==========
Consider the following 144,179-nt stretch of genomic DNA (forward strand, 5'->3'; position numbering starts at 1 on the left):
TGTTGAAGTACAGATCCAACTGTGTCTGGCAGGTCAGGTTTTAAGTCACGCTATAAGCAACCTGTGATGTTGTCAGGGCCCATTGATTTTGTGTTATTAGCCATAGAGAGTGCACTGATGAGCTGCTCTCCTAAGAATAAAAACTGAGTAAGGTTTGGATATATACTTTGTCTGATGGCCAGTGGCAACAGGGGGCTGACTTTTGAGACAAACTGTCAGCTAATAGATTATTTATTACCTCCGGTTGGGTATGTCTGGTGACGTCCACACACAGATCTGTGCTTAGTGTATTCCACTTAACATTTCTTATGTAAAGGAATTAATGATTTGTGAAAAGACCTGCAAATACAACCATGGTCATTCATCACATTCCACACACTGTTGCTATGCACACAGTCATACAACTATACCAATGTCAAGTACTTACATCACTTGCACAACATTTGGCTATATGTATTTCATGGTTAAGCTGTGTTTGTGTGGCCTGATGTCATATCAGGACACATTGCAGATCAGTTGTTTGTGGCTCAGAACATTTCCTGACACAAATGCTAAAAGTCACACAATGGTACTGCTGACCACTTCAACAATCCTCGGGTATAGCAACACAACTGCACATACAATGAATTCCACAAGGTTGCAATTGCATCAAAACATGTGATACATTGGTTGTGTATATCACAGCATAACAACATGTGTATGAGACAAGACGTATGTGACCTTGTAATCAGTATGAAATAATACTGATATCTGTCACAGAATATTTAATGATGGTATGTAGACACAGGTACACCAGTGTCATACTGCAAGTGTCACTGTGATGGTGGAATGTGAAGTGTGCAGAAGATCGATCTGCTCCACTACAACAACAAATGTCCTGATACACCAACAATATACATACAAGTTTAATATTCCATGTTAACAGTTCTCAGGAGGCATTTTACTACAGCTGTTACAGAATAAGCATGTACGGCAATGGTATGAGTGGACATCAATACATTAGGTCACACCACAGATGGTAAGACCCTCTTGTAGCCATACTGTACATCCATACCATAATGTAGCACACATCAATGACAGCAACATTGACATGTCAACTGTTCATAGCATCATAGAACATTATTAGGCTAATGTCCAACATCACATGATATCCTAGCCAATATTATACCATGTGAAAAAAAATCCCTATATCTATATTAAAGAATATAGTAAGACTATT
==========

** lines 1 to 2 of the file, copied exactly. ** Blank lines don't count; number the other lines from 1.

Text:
Consider the following 144,179-nt stretch of genomic DNA (forward strand, 5'->3'; position numbering starts at 1 on the left):
TGTTGAAGTACAGATCCAACTGTGTCTGGCAGGTCAGGTTTTAAGTCACGCTATAAGCAACCTGTGATGTTGTCAGGGCCCATTGATTTTGTGTTATTAGCCATAGAGAGTGCACTGATGAGCTGCTCTCCTAAGAATAAAAACTGAGTAAGGTTTGGATATATACTTTGTCTGATGGCCAGTGGCAACAGGGGGCTGACTTTTGAGACAAACTGTCAGCTAATAGATTATTTATTACCTCCGGTTGGGTATGTCTGGTGACGTCCACACACAGATCTGTGCTTAGTGTATTCCACTTAACATTTCTTATGTAAAGGAATTAATGATTTGTGAAAAGACCTGCAAATACAACCATGGTCATTCATCACATTCCACACACTGTTGCTATGCACACAGTCATACAACTATACCAATGTCAAGTACTTACATCACTTGCACAACATTTGGCTATATGTATTTCATGGTTAAGCTGTGTTTGTGTGGCCTGATGTCATATCAGGACACATTGCAGATCAGTTGTTTGTGGCTCAGAACATTTCCTGACACAAATGCTAAAAGTCACACAATGGTACTGCTGACCACTTCAACAATCCTCGGGTATAGCAACACAACTGCACATACAATGAATTCCACAAGGTTGCAATTGCATCAAAACATGTGATACATTGGTTGTGTATATCACAGCATAACAACATGTGTATGAGACAAGACGTATGTGACCTTGTAATCAGTATGAAATAATACTGATATCTGTCACAGAATATTTAATGATGGTATGTAGACACAGGTACACCAGTGTCATACTGCAAGTGTCACTGTGATGGTGGAATGTGAAGTGTGCAGAAGATCGATCTGCTCCACTACAACAACAAATGTCCTGATACACCAACAATATACATACAAGTTTAATATTCCATGTTAACAGTTCTCAGGAGGCATTTTACTACAGCTGTTACAGAATAAGCATGTACGGCAATGGTATGAGTGGACATCAATACATTAGGTCACACCACAGATGGTAAGACCCTCTTGTAGCCATACTGTACATCCATACCATAATGTAGCACACATCAATGACAGCAACATTGACATGTCAACTGTTCATAGCATCATAGAACATTATTAGGCTAATGTCCAACATCACATGATATCCTAGCCAATATTATACCATGTGAAAAAAAATCCCTATATCTATATTAAAGAATATAGTAAGACTATT